One of the beauties of civil construction is that you can land a job and rise through the ranks without having to rack up a huge student loan at university or polytechnic. But to climb to the very top, you sometimes need something more.
We spoke to four leaders in the industry about what they love about their work, what it takes to succeed, and why they have gone the extra mile to gain Civil Trades Certification.
Civil Trades Certification is a nationally accredited programme based on New Zealand Certificate in Infrastructure Works qualifications and apprenticeships. It provides industry recognition of skills, a great framework to develop, and a stepping stone to the next stage of a civil construction career.
“Working in this industry, you realise you are part of the backbone of New Zealand and building the gateways to New Zealand businesses,” says Michael Whatuira, a foreman working in Hamilton for infrastructure company Higgins.
“It’s also the variety of jobs every day that I enjoy. Accomplishing big scale jobs is always rewarding.”
Michael has worked for Higgins for 13 years, four of those in road maintenance, and his most recent project was on the Hamilton bypass section of the Waikato Expressway.
“I did Civil Trades three years ago – now I have my certification in Heavy Maintenance and Civil Construction. Out of the three people I started Civil Trades with, I was the only one who finished it. It was spoken about highly.”
He has risen through the ranks quickly and says that’s another selling point of the industry for those who are willing to put in the work to get there.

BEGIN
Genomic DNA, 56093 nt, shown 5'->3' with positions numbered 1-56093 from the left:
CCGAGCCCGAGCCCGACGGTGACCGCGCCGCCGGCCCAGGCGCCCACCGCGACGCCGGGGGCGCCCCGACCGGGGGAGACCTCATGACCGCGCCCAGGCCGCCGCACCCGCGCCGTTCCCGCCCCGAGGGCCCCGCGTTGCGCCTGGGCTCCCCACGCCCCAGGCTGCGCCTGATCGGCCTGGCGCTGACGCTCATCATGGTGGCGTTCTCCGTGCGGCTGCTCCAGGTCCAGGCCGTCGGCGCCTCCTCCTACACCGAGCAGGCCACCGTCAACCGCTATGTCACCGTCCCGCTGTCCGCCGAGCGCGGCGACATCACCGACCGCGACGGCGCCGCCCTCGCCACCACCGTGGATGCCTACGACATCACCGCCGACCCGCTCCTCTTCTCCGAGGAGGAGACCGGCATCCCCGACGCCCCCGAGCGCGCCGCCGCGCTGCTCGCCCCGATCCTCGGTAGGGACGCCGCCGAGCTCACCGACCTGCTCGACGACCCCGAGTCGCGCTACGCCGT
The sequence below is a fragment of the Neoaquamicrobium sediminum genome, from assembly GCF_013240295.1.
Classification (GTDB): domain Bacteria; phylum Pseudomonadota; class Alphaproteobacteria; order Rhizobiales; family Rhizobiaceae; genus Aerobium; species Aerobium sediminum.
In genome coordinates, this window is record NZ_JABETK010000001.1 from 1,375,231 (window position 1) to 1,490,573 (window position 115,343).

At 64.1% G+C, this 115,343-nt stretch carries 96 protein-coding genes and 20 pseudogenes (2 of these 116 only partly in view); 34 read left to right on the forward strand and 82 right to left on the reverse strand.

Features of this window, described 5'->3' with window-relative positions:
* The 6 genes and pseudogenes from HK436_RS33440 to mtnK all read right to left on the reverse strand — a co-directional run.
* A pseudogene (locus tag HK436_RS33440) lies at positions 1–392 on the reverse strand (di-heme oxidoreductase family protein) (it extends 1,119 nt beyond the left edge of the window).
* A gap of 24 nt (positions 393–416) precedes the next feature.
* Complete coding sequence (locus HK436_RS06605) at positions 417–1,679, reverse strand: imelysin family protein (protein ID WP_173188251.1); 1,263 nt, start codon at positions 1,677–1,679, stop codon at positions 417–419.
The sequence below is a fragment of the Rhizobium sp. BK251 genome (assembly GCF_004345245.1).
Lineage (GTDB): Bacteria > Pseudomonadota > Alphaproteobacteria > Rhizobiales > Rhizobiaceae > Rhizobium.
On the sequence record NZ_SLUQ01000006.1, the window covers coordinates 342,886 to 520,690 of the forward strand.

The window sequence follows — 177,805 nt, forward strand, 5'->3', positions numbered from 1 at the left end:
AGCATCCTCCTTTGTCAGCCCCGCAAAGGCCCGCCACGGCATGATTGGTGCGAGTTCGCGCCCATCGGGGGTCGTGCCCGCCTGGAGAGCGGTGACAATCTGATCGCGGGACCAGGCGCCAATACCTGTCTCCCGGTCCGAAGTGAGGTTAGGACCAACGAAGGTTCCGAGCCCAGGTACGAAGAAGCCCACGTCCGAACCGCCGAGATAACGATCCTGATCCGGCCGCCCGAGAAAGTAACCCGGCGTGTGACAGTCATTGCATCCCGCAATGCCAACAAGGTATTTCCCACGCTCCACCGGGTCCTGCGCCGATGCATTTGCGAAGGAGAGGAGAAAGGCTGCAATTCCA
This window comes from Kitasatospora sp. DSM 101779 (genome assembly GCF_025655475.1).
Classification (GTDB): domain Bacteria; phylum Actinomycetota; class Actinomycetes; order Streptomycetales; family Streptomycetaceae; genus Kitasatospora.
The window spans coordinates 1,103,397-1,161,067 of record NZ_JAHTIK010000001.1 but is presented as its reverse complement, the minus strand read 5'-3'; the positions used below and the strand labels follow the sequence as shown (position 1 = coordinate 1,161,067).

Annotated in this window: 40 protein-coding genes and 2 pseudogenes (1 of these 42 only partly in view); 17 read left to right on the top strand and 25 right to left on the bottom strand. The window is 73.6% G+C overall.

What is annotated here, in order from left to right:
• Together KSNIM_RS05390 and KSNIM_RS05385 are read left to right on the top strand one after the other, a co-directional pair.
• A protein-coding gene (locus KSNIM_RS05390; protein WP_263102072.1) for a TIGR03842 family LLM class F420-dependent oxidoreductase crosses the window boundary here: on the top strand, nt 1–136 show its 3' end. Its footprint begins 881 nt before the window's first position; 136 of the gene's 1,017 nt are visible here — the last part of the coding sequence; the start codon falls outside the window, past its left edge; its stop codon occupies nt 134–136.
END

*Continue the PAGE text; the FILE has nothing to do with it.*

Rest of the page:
“I was a foreman at 25, but I had to earn the respect. It’s a hard road, but you can do it if you put your mind to it. I started at the bottom and worked to the top.”
Waiotahi Contractors foreman Luke Kahukiwa would agree. For the past few years he has been leading a team working on canal stop banks near Edgecumbe. The town was badly hit by flooding in 2017, resulting in severe damage to more than 250 homes, and the stop banks his team is building will help to prevent a repeat,
“Seeing the end product is great,” Luke says. “In my mind I could see what the stop banks would look like before we started and to see them now – I can’t really put it into words. It’s one of the reasons why I like it – protecting people’s houses. We’ve being doing this for a bit over two years, and we are nearly finished.”
Despite working for 14 years in the field, he lacked Civil Trades Certification, so decided to give it a shot in the name of advancing his career.
“I had to prove 2,000 hours. That’s of lot of time to prove you’ve been sitting in an excavator! There were two of us on the course – me and one other. Now I’ve got my Level 4 Civil Trades Certificate in Civil Construction, and also a Site Supervisor one. I’m just stoked. In the past, I could leave a job and have nothing to show for it. There was nothing on paper to show next employer what I’m made of.”
“My advice to people considering doing Civil Trades Certification is to know your stuff before you start. Don’t go into it if you’re guessing. And stay committed.”